Thursday, 30 July 2015

Why I love Neufchatel

Or rather, why I ♥ Neufchatel.
Photo by Myrabella on Wikipedia

It's the cutest cheese in any French market. It's made in little heart-shaped moulds. (Wikipedia says it's sometimes made in other shapes, but I've never seen them.) There is no other cheese you could actually buy as a romantic Valentine's Day present.

I expected it to be a creamy, oozing sort of cheese like a Brie or Camembert - it's another of the great Norman cheeses, along with Camembert, Livarot, and Pont-l'Eveque - but it's quite firm and chalky in texture. On the outside, it has a lovely soft rind, like white velvet - softer than Camembert; it's almost like the powdery texture of butterflies' wings. Wonderful.

As for the taste, it doesn't have the ammonia that spoils Camembert for me, but it has a combination of mushroomy flavour with a slightly lemony acid edge that makes it quite sharp. The heart might suggest a very sweet creamy and perhaps inoffensive cheese - but it's got a lot more character than that, though you couldn't call it a wolf in sheep's clothing. (A nanny goat in sheep's clothing, perhaps.)

It's beautifully spreadable - or rather, flattenable, because this isn't a cheese that's fluid, like a melting, oozing Brie.

And if this wasn't enough to love it, it's also one of the oldest cheeses in France, going back to at least the eleventh century, and possibly earlier. A little taste of history, in the shape of a heart.

PS, for American readers: I'm told there's a kind of cream cheese in the US called Neufchatel. It's not the same at all.

Wednesday, 22 July 2015

Brousse - ricotta with attitude!

Brousse looks a little like a ricotta - a strikingly white, quite grainy soft cheese, which comes in a little pot, just the way it was formed out of the mould.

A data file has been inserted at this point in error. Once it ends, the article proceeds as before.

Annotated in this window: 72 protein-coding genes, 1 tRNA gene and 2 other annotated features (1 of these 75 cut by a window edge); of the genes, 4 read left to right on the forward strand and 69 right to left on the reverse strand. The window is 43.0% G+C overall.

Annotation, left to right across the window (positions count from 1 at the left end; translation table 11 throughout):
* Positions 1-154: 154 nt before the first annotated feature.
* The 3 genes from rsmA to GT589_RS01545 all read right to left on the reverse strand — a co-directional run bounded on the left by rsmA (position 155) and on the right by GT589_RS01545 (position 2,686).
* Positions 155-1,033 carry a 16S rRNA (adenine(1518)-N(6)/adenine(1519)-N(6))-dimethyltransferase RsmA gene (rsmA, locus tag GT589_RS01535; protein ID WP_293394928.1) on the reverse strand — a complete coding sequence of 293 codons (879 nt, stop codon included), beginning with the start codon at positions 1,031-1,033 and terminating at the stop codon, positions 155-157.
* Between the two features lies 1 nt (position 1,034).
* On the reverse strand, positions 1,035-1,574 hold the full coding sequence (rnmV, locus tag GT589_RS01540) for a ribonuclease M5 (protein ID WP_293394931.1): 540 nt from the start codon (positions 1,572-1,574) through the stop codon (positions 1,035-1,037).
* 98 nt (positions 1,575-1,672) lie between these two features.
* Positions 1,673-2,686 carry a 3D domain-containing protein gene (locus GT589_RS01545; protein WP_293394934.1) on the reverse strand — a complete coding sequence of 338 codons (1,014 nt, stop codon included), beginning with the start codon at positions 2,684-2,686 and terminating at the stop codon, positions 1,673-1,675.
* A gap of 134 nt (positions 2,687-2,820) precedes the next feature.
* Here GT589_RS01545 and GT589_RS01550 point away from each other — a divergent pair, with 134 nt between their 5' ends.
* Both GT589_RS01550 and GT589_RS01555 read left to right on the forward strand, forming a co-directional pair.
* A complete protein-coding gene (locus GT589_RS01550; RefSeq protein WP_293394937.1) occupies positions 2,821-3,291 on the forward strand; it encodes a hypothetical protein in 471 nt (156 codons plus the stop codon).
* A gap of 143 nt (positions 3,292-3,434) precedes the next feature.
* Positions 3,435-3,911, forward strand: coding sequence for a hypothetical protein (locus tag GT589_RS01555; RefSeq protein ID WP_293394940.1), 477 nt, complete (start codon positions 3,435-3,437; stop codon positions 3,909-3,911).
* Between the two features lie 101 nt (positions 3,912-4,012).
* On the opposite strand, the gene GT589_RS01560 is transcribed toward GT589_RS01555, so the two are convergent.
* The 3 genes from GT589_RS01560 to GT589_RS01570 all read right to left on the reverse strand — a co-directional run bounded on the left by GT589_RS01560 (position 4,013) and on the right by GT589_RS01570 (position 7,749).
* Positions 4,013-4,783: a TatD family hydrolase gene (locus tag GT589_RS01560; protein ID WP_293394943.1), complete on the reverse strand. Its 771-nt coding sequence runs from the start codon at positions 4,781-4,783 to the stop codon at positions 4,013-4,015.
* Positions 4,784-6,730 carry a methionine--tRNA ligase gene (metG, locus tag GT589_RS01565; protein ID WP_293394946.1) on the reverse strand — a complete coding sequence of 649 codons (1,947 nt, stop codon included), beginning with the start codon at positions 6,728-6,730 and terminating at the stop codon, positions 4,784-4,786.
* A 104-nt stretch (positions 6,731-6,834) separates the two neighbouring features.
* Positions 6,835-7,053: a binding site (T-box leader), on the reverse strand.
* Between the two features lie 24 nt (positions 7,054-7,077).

"Brousse" by VĂ©ronique PAGNIER - Own work. Licensed under CC BY-SA 3.0 via Wikimedia Commons -

And it is a ricotta - a cheese made from the lactoserum, or whey as we'd say in English, that's left behind after the first chese has been made from a batch of milk.

But as you'd expect from a French cheese, it's got a bit of attitude. That's partly because it can be made from sheep's or goat's milk as well as cow's milk - depending on the location and type of cheese. There's even a single-variety Brousse, the Brousse du Rove, coming from the Rove race of goat, and made (unusually) with the milk rather than with the whey.

The Brousse I've been enjoying isn't a farm Brousse, it's just something we picked up in the supermarket. But it has that definite goaty edge. It comes over all creamy and fresh at first, with a slight citrus edge (very gentle, like a hint of lemon meringue), but then the goatier, stronger flavour kicks in, alongside the freshness. It all makes for a cheese which is light and refreshing, not mouth-clogging like a Brie, but which develops its taste in the mouth and deserves a slow appreciation.

Like fromage blanc, Brousse is often eaten with a little sugar. I like it with forest fruits - accompanied by the fruits, not mixed up with them - or on its own.